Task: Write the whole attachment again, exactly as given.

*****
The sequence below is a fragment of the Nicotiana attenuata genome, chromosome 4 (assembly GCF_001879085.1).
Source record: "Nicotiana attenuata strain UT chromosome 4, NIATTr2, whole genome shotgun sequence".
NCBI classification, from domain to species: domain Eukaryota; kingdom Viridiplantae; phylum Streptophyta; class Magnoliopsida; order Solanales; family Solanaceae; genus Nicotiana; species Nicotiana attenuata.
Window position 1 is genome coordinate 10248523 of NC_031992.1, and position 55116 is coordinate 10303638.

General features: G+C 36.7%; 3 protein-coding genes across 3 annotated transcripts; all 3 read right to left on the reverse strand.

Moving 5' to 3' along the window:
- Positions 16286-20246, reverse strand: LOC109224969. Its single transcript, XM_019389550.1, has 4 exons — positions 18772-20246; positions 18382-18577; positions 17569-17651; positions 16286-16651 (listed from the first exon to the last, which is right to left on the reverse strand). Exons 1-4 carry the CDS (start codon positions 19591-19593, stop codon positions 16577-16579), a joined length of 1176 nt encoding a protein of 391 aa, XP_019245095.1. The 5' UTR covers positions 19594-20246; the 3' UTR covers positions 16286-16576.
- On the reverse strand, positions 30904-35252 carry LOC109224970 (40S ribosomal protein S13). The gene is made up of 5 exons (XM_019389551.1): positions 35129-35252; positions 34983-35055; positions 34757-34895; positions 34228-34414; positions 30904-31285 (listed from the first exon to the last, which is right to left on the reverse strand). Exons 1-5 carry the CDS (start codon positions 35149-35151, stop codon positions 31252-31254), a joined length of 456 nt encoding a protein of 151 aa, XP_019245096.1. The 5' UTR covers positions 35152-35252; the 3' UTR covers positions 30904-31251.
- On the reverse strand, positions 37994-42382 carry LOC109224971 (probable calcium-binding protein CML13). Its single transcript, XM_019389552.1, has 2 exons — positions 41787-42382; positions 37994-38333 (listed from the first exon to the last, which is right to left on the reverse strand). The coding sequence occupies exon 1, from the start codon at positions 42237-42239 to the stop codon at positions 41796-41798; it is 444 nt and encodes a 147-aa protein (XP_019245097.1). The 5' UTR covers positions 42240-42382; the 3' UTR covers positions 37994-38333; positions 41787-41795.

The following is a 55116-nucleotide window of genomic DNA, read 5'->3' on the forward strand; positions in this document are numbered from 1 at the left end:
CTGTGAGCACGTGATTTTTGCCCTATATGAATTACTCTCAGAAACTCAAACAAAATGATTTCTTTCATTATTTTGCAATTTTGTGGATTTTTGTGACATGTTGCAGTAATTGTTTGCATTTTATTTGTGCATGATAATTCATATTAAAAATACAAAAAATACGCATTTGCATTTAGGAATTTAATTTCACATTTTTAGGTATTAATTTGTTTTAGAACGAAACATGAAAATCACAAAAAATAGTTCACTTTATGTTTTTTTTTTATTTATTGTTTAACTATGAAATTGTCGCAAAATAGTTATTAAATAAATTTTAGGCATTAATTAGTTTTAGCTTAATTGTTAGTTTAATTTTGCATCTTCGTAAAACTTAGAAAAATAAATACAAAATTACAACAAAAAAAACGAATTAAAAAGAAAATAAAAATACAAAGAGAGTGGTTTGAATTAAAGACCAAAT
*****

The sequence below is a fragment of the Nicotiana attenuata genome, chromosome 4 (assembly GCF_001879085.1).
Source record: "Nicotiana attenuata strain UT chromosome 4, NIATTr2, whole genome shotgun sequence".
NCBI classification, from domain to species: domain Eukaryota; kingdom Viridiplantae; phylum Streptophyta; class Magnoliopsida; order Solanales; family Solanaceae; genus Nicotiana; species Nicotiana attenuata.
Window position 1 is genome coordinate 10248523 of NC_031992.1, and position 55116 is coordinate 10303638.

General features: G+C 36.7%; 3 protein-coding genes across 3 annotated transcripts; all 3 read right to left on the reverse strand.

Moving 5' to 3' along the window:
- Positions 16286-20246, reverse strand: LOC109224969. Its single transcript, XM_019389550.1, has 4 exons — positions 18772-20246; positions 18382-18577; positions 17569-17651; positions 16286-16651 (listed from the first exon to the last, which is right to left on the reverse strand). Exons 1-4 carry the CDS (start codon positions 19591-19593, stop codon positions 16577-16579), a joined length of 1176 nt encoding a protein of 391 aa, XP_019245095.1. The 5' UTR covers positions 19594-20246; the 3' UTR covers positions 16286-16576.
- On the reverse strand, positions 30904-35252 carry LOC109224970 (40S ribosomal protein S13). The gene is made up of 5 exons (XM_019389551.1): positions 35129-35252; positions 34983-35055; positions 34757-34895; positions 34228-34414; positions 30904-31285 (listed from the first exon to the last, which is right to left on the reverse strand). Exons 1-5 carry the CDS (start codon positions 35149-35151, stop codon positions 31252-31254), a joined length of 456 nt encoding a protein of 151 aa, XP_019245096.1. The 5' UTR covers positions 35152-35252; the 3' UTR covers positions 30904-31251.
- On the reverse strand, positions 37994-42382 carry LOC109224971 (probable calcium-binding protein CML13). Its single transcript, XM_019389552.1, has 2 exons — positions 41787-42382; positions 37994-38333 (listed from the first exon to the last, which is right to left on the reverse strand). The coding sequence occupies exon 1, from the start codon at positions 42237-42239 to the stop codon at positions 41796-41798; it is 444 nt and encodes a 147-aa protein (XP_019245097.1). The 5' UTR covers positions 42240-42382; the 3' UTR covers positions 37994-38333; positions 41787-41795.

The following is a 55116-nucleotide window of genomic DNA, read 5'->3' on the forward strand; positions in this document are numbered from 1 at the left end:
CTGTGAGCACGTGATTTTTGCCCTATATGAATTACTCTCAGAAACTCAAACAAAATGATTTCTTTCATTATTTTGCAATTTTGTGGATTTTTGTGACATGTTGCAGTAATTGTTTGCATTTTATTTGTGCATGATAATTCATATTAAAAATACAAAAAATACGCATTTGCATTTAGGAATTTAATTTCACATTTTTAGGTATTAATTTGTTTTAGAACGAAACATGAAAATCACAAAAAATAGTTCACTTTATGTTTTTTTTTTATTTATTGTTTAACTATGAAATTGTCGCAAAATAGTTATTAAATAAATTTTAGGCATTAATTAGTTTTAGCTTAATTGTTAGTTTAATTTTGCATCTTCGTAAAACTTAGAAAAATAAATACAAAATTACAACAAAAAAAACGAATTAAAAAGAAAATAAAAATACAAAGAGAGTGGTTTGAATTAAAGACCAAAT